Once a week we dressed up in long skirts, gloves, handbags or suits to walk through the Alaskan night, flashlights in hand casting shadows along the narrow forest trail. The windows glowed yellow in the fishing boats down at the dock and voices, slammed doors and laughter reached us on the trail that wound through the village. The boaters were getting ready to join us at the far, southern end of the trail where a small shake-covered cabin with a disproportionately large enclosed porch sat, a stone-paved walkway leading to its steps.
It served as the temporary village schoolhouse and one night out of every week the entire village dressed up and met there to sit in the dark, watching numbers count down on the screen while a reel-to-reel projector whirred and clicked, powered by a generator rumbling in the background.
I was only six, so I didn't realize what we were watching on the screen was twenty to thirty years out of date. When we watched The Red Balloon, I believed the outside world, far beyond this wilderness village, was post-WWII France, complete with cobbled streets and war-battered buildings.
When we moved to the ruins of the cannery our family continued this tradition. We ran the generator once a week to charge the battery for the radio and stereo.
My dad worked as a logger on Prince of Wales Island at what was the largest logging camp in the world at that time. On weekends he skiffed home across the dangerous strait bringing with him supplies, plus a backpack full of Hostess treats and movies he'd recorded off TV stations only available at that time in Alaska's large communities. After a while we compiled quite a library.
Every Friday night it was someone's turn to pick. My younger brothers liked The Man From Snowy River, and The Sacketts. My oldest brother loved Conan, Dark Crystal and anything sci-fi. My sister chose Ice Castles, and War Games. I chose The Black Stallion. My dad chose McClintock! and my mom chose My Fair Lady.
The Lines from these movies and many others, heard again and again, became a part of our everday conversation. To this day if we quote a line from one of these old movies to my brother Robin, he will without fail remember which movie it's from. We try to trip him up all the time, but it's hard to do.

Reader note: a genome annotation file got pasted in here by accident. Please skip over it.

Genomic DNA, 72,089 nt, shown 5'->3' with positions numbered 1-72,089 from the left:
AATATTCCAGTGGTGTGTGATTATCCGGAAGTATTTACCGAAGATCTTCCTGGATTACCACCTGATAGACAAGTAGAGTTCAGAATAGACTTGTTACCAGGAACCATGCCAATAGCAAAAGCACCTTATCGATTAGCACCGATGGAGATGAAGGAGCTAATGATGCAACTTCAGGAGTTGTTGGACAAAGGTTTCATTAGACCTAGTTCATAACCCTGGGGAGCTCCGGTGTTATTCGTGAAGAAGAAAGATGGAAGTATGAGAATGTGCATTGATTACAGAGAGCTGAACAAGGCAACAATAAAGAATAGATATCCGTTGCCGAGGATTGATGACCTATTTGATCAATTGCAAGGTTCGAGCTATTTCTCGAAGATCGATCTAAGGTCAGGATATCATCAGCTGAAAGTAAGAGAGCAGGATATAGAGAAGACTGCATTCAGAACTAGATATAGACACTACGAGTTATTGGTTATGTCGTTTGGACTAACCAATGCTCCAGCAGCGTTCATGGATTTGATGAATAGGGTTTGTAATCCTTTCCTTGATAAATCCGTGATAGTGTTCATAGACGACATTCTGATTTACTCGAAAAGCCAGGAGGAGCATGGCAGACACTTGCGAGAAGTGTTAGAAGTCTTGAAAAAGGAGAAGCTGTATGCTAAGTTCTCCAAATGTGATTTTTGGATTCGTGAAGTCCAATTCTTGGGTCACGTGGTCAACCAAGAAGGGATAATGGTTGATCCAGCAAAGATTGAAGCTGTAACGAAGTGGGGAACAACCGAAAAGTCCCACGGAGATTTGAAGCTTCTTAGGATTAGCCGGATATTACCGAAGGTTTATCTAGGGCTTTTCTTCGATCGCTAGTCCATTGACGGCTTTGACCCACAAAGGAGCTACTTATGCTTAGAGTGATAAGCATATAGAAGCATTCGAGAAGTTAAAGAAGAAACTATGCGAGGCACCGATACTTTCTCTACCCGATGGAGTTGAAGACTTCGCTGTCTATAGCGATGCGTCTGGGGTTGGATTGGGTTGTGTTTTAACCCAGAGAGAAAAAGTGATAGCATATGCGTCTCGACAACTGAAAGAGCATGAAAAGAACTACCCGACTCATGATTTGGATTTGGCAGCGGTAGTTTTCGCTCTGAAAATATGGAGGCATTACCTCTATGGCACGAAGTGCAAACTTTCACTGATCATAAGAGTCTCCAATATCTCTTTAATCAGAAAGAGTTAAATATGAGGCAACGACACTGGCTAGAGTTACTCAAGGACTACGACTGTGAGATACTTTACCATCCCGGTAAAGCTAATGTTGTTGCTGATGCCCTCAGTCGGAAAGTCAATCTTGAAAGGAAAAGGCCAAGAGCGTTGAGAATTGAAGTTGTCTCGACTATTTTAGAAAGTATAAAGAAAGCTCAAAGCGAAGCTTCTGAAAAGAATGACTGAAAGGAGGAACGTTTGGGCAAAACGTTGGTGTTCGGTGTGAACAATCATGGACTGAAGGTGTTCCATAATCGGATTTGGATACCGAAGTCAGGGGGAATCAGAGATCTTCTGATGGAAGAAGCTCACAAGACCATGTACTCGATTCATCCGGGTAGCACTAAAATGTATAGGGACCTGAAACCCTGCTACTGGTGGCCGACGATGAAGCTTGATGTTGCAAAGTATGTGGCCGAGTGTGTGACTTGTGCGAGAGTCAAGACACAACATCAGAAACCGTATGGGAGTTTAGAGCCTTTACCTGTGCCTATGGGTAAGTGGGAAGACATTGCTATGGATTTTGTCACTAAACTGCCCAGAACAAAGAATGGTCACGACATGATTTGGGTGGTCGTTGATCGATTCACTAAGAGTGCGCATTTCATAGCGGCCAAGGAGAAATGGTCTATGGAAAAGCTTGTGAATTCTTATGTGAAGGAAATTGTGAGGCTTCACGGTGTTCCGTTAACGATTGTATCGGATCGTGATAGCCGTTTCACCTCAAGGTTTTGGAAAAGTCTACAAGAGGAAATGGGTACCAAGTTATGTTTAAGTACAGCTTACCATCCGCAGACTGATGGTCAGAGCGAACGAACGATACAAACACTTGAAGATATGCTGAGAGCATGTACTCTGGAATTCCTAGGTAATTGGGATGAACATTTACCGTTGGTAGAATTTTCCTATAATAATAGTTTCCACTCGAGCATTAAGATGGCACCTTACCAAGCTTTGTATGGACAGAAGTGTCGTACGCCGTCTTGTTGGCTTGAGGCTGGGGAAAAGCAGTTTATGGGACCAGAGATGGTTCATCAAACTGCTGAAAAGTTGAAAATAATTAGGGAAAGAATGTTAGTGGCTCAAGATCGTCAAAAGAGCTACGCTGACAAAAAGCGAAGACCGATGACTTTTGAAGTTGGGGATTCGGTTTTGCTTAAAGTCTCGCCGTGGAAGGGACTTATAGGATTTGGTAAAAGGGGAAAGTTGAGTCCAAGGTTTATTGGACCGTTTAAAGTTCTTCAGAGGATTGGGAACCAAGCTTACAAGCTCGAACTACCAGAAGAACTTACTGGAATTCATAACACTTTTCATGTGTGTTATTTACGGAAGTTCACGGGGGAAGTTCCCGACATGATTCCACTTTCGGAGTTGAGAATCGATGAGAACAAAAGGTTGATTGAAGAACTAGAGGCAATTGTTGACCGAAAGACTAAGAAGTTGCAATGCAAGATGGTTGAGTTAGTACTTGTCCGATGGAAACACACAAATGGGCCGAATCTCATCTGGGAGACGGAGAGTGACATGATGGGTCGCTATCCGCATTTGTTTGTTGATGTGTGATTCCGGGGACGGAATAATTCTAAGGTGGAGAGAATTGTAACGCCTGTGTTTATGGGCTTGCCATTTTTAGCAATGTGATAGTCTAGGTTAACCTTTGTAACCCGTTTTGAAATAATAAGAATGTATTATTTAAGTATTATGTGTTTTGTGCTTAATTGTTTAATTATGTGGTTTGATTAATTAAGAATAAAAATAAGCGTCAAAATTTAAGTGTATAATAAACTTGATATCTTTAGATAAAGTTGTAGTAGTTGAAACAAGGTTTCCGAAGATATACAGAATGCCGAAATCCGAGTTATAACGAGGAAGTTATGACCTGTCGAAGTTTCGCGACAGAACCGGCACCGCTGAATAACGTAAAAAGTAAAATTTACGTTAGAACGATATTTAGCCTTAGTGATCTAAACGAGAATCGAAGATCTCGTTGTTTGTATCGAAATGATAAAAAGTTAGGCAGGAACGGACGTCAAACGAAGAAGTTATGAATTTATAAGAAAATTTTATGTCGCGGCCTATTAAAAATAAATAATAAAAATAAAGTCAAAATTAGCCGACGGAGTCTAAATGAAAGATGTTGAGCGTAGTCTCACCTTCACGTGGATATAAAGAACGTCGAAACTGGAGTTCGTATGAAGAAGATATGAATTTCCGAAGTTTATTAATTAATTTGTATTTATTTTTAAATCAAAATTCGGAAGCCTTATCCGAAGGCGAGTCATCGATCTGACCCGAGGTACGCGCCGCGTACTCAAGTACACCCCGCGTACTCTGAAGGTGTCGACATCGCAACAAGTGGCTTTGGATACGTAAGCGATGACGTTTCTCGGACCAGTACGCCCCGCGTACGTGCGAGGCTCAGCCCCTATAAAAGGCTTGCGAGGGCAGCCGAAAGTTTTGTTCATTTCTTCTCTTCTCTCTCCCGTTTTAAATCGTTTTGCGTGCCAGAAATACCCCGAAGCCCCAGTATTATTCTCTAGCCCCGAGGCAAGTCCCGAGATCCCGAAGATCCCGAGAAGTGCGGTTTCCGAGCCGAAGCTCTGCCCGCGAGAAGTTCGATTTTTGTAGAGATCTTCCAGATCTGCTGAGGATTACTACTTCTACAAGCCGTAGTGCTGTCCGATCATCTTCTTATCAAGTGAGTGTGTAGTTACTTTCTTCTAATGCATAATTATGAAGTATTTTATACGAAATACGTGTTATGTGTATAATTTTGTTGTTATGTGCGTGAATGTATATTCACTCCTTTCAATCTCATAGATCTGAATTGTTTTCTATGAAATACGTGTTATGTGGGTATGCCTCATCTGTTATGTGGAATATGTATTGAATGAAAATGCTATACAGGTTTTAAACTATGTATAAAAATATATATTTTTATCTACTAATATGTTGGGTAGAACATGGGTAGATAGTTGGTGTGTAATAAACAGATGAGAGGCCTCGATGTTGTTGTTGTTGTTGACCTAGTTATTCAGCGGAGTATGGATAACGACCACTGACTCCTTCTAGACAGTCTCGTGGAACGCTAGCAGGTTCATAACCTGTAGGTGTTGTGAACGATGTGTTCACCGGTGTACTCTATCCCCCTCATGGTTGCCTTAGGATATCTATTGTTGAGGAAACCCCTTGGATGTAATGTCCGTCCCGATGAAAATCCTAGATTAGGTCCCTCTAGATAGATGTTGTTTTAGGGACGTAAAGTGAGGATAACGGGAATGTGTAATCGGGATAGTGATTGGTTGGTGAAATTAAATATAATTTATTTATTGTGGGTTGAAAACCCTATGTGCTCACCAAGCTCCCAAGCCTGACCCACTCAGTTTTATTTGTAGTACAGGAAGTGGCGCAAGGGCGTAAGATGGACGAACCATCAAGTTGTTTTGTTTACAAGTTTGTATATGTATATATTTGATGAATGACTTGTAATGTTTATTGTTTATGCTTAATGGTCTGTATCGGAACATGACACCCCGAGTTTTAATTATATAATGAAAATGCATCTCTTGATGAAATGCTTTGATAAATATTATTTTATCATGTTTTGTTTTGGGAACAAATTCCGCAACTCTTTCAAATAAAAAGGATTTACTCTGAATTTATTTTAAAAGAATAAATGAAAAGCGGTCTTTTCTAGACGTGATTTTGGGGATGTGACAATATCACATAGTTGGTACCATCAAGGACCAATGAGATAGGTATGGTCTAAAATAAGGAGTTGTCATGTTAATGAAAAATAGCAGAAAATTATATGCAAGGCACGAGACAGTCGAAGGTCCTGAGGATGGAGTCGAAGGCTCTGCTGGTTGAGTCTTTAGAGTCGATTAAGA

We had all the Wilderness Family movies and were caught between being appalled at the just plain wrong decisions this family made and identifying with their isolation and the problems they had with bears and wolves. Mostly we laughed at Skip (the father) and his sad lack of building skills (the roof came off shingle by shingle in every storm) and his ludicrous penchant for shooting all of his ammo into the air whenever anyone was threatened by dangerous predators.
Once, after watching Cannery Row with its memorable scenes of the "frog round-up" we stepped outside into a plague of frogs of Biblical proportions. They were everywhere! You couldn't take a step without being in danger of squashing one underfoot.
So, sometimes what we saw on the screen was reflected in our every day life....but mostly we were outsiders spying on an alien world.
In the summertime, when it stayed light long after the generator was shut off, we'd carry the movie mood with us outside onto the beach. After Snowy River we herded our dogs with bull kelp bullwhips, or took up homemade spears and swords to reenact Conan. Or Sang songs from My Fair Lady, our piping young voices echoing off the forest, water and rotting pilings of the old cannery.
The tradition of movie night lasted right up until TV came to the bush...but that's another story.
Tara Neilson (ADOW)